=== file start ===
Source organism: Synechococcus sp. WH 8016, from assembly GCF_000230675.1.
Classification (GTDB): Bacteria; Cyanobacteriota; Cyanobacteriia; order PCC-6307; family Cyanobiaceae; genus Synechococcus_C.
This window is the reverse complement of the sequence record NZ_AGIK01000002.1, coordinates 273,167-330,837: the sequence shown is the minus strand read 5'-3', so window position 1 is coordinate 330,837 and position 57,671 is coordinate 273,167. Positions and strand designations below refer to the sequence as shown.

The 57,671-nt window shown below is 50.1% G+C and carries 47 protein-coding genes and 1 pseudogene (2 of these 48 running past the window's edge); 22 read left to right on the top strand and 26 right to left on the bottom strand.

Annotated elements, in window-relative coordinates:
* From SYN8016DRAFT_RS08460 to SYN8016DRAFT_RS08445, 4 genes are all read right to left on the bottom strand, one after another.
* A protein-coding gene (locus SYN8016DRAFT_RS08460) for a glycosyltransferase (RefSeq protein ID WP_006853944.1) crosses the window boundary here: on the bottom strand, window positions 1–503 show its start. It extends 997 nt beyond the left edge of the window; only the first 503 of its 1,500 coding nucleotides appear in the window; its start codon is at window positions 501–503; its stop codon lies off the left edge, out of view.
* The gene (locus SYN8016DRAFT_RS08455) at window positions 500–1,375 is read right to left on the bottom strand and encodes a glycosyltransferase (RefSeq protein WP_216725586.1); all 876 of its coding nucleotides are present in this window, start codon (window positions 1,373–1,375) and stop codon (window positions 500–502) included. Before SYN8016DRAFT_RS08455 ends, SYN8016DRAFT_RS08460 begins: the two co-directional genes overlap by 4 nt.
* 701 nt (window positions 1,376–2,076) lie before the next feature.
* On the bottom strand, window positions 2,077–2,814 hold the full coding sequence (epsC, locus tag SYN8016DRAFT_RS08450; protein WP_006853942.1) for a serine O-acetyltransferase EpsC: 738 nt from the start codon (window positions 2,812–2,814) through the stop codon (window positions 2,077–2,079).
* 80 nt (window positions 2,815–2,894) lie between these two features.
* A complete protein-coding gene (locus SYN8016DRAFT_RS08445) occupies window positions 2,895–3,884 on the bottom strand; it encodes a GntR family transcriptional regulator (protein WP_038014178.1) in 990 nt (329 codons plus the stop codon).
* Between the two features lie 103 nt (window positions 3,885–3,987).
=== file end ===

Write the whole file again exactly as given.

Source organism: Synechococcus sp. WH 8016, from assembly GCF_000230675.1.
Classification (GTDB): Bacteria; Cyanobacteriota; Cyanobacteriia; order PCC-6307; family Cyanobiaceae; genus Synechococcus_C.
This window is the reverse complement of the sequence record NZ_AGIK01000002.1, coordinates 273,167-330,837: the sequence shown is the minus strand read 5'-3', so window position 1 is coordinate 330,837 and position 57,671 is coordinate 273,167. Positions and strand designations below refer to the sequence as shown.

The 57,671-nt window shown below is 50.1% G+C and carries 47 protein-coding genes and 1 pseudogene (2 of these 48 running past the window's edge); 22 read left to right on the top strand and 26 right to left on the bottom strand.

Annotated elements, in window-relative coordinates:
* From SYN8016DRAFT_RS08460 to SYN8016DRAFT_RS08445, 4 genes are all read right to left on the bottom strand, one after another.
* A protein-coding gene (locus SYN8016DRAFT_RS08460) for a glycosyltransferase (RefSeq protein ID WP_006853944.1) crosses the window boundary here: on the bottom strand, window positions 1–503 show its start. It extends 997 nt beyond the left edge of the window; only the first 503 of its 1,500 coding nucleotides appear in the window; its start codon is at window positions 501–503; its stop codon lies off the left edge, out of view.
* The gene (locus SYN8016DRAFT_RS08455) at window positions 500–1,375 is read right to left on the bottom strand and encodes a glycosyltransferase (RefSeq protein WP_216725586.1); all 876 of its coding nucleotides are present in this window, start codon (window positions 1,373–1,375) and stop codon (window positions 500–502) included. Before SYN8016DRAFT_RS08455 ends, SYN8016DRAFT_RS08460 begins: the two co-directional genes overlap by 4 nt.
* 701 nt (window positions 1,376–2,076) lie before the next feature.
* On the bottom strand, window positions 2,077–2,814 hold the full coding sequence (epsC, locus tag SYN8016DRAFT_RS08450; protein WP_006853942.1) for a serine O-acetyltransferase EpsC: 738 nt from the start codon (window positions 2,812–2,814) through the stop codon (window positions 2,077–2,079).
* 80 nt (window positions 2,815–2,894) lie between these two features.
* A complete protein-coding gene (locus SYN8016DRAFT_RS08445) occupies window positions 2,895–3,884 on the bottom strand; it encodes a GntR family transcriptional regulator (protein WP_038014178.1) in 990 nt (329 codons plus the stop codon).
* Between the two features lie 103 nt (window positions 3,885–3,987).